Generally, gems are valued distinctively for their aesthetic value, but in fact their genuine charm originates from much deeper, covert levels; for sealed within every gemstone is a story of epic percentages covering countless time, forgotten individuals and lost civilizations.
9,000 years before the birth of Christ, humankind took its first tentative steps towards arranged society. The cradle of these early Neolithic farming cultures was 'The Fertile Crescent;' a name provided to a land mass covering a location which extended from the shores of the eastern Mediterranean to the Persian Gulf. where to buy affordable jewelry
consists of the nations we now call Egypt, Israel, Lebanon, Jordan, Syria, Iraq, Kuwait, Turkey and Iran; Of all these nations it was Iran, referred to as Persia up until 1935, who was to have the largest effect on world cultures spanning a timeline from 3200 B.C.E. to 1935 C.E. (Common Era); an overall of more than 5000 years.
Founded by Cyrus The Great, the Achaemenid dynasty included a notorious family tree of royalty including Xerses, notorious for his battle with the 300 Simple warriors, and Darius who satisfied his fate at the hands of Alexander The Great. At the center of the Achaemenid dynasty were the cities of Babylon and Susa; the latter pointed out in the Bible's Book Of Esther as 'Sushan.'.
Among the world's oldest cities, enduring from 5000 B.C.E to 650 C.E., Susa was picked as the capital of the Achaemenid dynasty because of its area on the trade routes from Persia, Mesopotamia and Asia Minor. Susa stayed the center of the Achaemenid dynasty, operating as a crucial trading city up until the third century prior to Christ, where it fell to Alexander the Great and the subsequent Parthian and Sassanid Empires.
Susa, repossessed by the intruding desert lay in ruins, lost for more than 600 years. In 1897 archeological excavations at Susa were undertaken by the French anthropologist Jacques de Morgan. In February 1901, de Morgan revealed what appeared to be a tomb of Achaemenid royalty dating from roughly 350 B.C.E. The royal figure enclosed in the sarcophagus was that of a young woman; an Achaemenid princess. The body had been lain out and decorated with a big amount of gold and valuable gems fashion jewelry and accessories. Amongst the different jewels, one stood out from the rest; A pearl locket or to be more precise a pearl collier.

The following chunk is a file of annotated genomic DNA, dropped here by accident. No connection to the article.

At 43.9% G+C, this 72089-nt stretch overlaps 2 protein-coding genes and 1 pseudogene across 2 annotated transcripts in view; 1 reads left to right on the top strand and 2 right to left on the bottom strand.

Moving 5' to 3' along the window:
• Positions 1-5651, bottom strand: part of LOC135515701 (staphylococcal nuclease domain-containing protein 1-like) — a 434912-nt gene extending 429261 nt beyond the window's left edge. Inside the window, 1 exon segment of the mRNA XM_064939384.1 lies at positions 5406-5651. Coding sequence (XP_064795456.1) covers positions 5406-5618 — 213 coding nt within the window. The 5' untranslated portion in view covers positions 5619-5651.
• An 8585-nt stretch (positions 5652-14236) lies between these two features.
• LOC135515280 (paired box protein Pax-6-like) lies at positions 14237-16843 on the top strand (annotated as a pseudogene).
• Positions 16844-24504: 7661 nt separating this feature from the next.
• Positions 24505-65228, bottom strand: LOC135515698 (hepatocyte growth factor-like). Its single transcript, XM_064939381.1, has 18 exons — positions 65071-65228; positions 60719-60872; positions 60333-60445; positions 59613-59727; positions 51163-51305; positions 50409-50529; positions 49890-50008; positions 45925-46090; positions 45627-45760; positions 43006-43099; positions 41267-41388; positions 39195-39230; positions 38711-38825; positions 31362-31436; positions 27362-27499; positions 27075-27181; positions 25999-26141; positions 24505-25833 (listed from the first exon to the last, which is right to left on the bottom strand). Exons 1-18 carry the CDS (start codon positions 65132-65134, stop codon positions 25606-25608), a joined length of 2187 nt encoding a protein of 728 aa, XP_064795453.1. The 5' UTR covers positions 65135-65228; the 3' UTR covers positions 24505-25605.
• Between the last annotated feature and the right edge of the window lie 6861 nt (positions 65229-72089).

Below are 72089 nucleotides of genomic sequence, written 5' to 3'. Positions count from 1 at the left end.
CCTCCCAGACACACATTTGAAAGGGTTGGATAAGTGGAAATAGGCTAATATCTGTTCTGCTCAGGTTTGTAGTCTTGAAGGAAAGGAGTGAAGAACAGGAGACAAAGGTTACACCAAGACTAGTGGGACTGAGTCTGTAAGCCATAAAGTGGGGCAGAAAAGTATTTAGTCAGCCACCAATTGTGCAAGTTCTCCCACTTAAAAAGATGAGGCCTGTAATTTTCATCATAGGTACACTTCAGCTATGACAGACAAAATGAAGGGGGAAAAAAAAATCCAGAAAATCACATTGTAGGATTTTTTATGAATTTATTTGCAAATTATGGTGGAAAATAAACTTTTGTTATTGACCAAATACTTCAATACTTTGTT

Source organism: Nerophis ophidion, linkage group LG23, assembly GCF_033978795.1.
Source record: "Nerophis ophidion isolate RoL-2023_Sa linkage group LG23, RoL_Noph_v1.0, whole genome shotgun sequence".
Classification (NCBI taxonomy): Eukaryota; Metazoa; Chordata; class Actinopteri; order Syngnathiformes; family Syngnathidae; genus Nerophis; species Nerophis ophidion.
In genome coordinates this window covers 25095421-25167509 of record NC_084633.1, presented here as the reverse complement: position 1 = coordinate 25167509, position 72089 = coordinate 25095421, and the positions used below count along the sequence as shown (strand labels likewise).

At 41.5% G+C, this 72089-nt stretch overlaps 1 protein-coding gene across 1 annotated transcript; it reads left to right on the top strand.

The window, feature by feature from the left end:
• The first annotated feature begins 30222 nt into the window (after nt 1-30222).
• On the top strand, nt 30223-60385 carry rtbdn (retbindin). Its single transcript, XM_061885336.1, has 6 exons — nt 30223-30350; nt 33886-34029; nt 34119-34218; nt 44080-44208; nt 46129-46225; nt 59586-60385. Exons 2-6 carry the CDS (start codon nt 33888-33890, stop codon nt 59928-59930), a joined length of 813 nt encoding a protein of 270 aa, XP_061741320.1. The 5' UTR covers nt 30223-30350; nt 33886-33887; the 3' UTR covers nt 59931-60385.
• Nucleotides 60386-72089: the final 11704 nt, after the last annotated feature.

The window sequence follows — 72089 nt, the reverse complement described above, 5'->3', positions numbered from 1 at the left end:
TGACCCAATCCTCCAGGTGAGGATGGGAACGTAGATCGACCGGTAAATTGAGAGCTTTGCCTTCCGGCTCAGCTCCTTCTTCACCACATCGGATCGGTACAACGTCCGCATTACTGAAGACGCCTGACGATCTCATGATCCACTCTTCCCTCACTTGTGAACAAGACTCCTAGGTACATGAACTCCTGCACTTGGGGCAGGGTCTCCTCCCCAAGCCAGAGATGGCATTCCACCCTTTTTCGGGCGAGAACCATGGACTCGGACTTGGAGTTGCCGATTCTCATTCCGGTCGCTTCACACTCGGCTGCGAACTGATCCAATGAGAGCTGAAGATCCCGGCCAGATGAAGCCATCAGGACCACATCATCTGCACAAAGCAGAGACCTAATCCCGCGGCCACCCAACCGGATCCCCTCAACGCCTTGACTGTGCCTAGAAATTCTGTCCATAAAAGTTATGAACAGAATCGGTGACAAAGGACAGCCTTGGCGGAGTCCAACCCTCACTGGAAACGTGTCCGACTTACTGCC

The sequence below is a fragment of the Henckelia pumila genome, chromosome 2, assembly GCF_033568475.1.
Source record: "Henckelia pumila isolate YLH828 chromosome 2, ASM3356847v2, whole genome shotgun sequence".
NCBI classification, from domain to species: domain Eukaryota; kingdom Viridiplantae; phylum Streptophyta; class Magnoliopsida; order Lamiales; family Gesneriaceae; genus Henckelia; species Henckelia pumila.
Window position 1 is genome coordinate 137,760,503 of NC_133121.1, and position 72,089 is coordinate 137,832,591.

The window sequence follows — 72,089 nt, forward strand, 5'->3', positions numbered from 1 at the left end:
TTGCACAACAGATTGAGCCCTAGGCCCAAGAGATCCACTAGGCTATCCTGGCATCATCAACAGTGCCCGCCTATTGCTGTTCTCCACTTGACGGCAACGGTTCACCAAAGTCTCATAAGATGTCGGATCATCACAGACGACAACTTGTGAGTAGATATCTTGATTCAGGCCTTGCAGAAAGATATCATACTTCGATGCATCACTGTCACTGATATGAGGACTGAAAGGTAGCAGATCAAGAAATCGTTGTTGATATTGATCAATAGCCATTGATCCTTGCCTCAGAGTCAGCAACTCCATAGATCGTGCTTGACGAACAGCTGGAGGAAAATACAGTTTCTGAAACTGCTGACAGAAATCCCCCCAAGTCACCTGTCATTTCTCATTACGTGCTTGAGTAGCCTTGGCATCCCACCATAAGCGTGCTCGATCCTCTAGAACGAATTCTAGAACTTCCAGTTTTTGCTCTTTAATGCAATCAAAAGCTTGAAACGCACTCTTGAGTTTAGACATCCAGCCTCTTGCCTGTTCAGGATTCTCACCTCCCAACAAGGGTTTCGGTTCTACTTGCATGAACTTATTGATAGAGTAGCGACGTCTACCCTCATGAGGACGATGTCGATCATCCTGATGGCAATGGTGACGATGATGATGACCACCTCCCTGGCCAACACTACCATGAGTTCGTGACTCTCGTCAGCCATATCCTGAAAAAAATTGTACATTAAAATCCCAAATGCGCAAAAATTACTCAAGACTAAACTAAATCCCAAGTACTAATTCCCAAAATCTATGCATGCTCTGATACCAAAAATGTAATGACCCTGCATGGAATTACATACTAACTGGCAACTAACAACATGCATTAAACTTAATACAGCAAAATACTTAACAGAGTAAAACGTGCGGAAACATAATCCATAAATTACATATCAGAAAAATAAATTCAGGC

The Susa pearl necklace includes 3 rows of 72 pearls each. When Jacques de Morgan discovered the necklace the pearls remained in an innovative state of deterioration with a number of them breaking up on contact when they were moved from the burial place. De Morgan believed that the 'Pet Collar' pearl necklace originally consisted of in between four and 5 hundred pearls. Although the pearls had actually suffered, the setting and stringing of the necklace was reasonably intact. The entirety of the enduring 216 pearls were interspersed, and collaborated with gold gems encrusted findings serving as spacer bars. There were ten gold spacer bars in total, each of these bars comprising of three petite disks around 5 millimeters in diameter. They separate the pearl collier into 9 equidistant departments; at the extremity of each end of the locket there is a bigger 10 millimeter disk to which all three pearl hairs are secured.
The real stringing of the pearls, Arabian in origin, was made with bronze wires. affordable jewelry
, Syrian in design, is the earliest of its kind worldwide today and is on display in the Persian Gallery of the Louvre Museum in Paris.